At least in Science I’m hoping to see students continue learning what they find interesting and not stop because they’re already flunking with a D or an F or they’ve already gotten an A. I’m hoping that when students think back to middle school Science they’ll remember what they learned and not what letter grade they got. It was revealing when I asked all my 6th graders what they remember about their 5th grade report card. I heard students tell me about 1’s, 2’s, 3’s and 4’s. But when I asked what standards they got those numbers for, not a single student remembered. It’s what the studies show, when people do something for a reward it’s the reward that takes precedence and it’s the reward that they remember. The saddest part for me to learn when I read Kohn’s book is that people who do something for a reward end up not interested in doing that thing once they get the reward. Highly motivated kids who plan to become doctors or scientists have a long-term goal to continue learning Science but the majority will not. I can’t believe it when a 6th graders tells me they hate Science or that they are not god at Science. Not good at Science? Trying to figure out how the world works is natural so I can’t stand it when children tell themselves they can’t do it. I see my job in middle school is to help my students become scientifically literate but also to love Science and even to love learning. In this century, in order to be successful we all have to be life-long learners.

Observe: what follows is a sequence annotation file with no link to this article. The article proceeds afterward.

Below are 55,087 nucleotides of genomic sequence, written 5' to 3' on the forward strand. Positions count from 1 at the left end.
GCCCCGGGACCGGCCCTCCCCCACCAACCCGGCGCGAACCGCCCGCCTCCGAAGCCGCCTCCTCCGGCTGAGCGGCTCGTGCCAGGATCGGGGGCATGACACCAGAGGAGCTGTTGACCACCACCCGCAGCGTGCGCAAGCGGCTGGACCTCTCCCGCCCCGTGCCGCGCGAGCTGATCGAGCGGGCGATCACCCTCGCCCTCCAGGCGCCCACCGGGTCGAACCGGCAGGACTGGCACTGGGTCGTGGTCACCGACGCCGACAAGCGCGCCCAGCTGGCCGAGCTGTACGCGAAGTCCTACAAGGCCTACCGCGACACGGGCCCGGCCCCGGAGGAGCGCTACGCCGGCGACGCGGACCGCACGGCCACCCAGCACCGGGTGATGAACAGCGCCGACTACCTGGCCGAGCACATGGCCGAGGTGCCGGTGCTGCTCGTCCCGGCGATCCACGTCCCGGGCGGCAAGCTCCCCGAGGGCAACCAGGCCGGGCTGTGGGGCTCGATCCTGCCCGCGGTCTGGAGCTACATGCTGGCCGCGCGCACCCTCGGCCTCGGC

This one teacher from Alberta, Canada, Joe Bower, has been blogging for quite a while now because he stopped giving grades to his 8th grade students five years ago. He’s put links to all his blog articles about grading here. Check it out, he brings up some very interesting points and challenges the ways we’ve been doing things vs the ways we can do things.